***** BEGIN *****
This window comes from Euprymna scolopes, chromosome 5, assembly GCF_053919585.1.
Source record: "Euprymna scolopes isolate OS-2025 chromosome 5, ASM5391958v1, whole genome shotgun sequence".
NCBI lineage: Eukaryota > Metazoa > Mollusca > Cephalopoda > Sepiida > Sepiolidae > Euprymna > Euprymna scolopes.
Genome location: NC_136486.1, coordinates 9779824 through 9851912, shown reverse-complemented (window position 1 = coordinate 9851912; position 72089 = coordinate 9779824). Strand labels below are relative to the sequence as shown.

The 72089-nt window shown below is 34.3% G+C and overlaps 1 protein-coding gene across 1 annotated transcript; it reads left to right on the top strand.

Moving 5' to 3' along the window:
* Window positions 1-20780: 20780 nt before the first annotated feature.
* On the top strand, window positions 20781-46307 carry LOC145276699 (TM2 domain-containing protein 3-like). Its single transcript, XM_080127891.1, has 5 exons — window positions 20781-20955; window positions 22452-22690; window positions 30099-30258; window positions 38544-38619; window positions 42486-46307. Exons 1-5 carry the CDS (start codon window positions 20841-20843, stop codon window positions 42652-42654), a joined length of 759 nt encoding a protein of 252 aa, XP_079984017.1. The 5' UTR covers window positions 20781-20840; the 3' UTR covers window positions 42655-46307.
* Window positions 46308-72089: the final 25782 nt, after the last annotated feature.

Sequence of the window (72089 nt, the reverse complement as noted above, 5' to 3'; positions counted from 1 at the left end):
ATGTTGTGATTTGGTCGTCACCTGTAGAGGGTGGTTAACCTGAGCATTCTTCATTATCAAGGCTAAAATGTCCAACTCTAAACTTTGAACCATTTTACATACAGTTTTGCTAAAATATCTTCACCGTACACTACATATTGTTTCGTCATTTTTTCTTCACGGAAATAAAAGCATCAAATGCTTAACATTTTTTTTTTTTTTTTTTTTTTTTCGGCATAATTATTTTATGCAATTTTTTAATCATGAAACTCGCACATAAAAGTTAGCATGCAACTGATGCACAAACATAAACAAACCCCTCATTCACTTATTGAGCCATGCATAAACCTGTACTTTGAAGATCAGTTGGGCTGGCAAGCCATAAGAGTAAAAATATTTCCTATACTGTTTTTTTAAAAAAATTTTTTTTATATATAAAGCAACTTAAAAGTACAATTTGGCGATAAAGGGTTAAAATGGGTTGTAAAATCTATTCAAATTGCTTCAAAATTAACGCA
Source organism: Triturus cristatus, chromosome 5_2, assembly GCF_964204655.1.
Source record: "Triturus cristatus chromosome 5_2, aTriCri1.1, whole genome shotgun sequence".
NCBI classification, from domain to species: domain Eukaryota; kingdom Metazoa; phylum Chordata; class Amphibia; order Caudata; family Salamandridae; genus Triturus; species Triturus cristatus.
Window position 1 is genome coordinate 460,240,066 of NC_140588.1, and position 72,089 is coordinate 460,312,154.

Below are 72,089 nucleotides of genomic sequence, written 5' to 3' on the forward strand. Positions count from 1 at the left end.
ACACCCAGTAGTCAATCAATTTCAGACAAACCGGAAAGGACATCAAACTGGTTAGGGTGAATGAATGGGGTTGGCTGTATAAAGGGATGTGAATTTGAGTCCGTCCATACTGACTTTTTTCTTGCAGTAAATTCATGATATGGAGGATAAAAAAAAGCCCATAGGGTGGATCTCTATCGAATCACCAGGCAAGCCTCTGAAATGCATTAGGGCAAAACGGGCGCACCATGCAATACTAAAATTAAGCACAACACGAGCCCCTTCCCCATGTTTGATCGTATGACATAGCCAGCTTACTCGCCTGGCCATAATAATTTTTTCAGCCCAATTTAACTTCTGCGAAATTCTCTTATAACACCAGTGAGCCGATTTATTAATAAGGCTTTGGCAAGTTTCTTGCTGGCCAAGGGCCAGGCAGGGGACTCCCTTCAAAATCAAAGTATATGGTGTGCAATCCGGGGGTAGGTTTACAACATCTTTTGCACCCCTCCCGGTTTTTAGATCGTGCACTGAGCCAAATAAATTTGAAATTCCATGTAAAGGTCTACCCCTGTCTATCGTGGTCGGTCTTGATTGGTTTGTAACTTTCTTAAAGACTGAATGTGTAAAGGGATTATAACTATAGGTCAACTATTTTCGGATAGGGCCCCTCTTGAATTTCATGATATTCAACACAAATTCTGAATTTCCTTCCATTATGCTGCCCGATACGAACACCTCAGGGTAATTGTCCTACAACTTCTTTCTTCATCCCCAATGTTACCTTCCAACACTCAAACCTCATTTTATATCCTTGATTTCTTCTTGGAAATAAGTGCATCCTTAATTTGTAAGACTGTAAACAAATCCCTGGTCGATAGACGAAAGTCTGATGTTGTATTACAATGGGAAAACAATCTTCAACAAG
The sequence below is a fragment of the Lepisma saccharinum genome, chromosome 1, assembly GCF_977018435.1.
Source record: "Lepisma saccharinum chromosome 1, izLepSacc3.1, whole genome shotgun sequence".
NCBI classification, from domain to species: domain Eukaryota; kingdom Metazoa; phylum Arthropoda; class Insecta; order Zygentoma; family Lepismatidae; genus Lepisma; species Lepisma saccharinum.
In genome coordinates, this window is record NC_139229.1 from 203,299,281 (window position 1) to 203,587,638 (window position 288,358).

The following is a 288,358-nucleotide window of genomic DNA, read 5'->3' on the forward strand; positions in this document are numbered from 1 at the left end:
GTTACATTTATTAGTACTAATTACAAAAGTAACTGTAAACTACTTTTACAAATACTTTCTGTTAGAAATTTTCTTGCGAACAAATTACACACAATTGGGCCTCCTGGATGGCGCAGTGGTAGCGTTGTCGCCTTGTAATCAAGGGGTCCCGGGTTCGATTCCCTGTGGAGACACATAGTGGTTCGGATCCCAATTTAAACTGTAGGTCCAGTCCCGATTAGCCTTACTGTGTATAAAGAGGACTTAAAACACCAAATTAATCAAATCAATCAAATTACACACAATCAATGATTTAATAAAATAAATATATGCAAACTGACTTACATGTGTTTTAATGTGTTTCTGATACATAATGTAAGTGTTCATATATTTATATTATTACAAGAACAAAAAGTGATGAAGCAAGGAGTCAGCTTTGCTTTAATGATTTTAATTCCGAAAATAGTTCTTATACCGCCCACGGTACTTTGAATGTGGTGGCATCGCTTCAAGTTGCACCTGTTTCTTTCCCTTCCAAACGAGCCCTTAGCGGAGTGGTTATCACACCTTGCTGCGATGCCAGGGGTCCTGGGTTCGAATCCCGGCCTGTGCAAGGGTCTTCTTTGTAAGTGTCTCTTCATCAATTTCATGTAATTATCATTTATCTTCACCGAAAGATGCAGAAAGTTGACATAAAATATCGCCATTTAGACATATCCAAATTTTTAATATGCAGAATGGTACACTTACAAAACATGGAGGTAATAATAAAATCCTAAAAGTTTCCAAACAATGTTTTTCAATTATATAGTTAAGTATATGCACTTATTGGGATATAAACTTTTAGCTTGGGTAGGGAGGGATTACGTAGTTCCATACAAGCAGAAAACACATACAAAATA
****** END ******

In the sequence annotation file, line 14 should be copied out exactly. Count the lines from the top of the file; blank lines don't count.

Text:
NCBI classification, from domain to species: domain Eukaryota; kingdom Metazoa; phylum Chordata; class Amphibia; order Caudata; family Salamandridae; genus Triturus; species Triturus cristatus.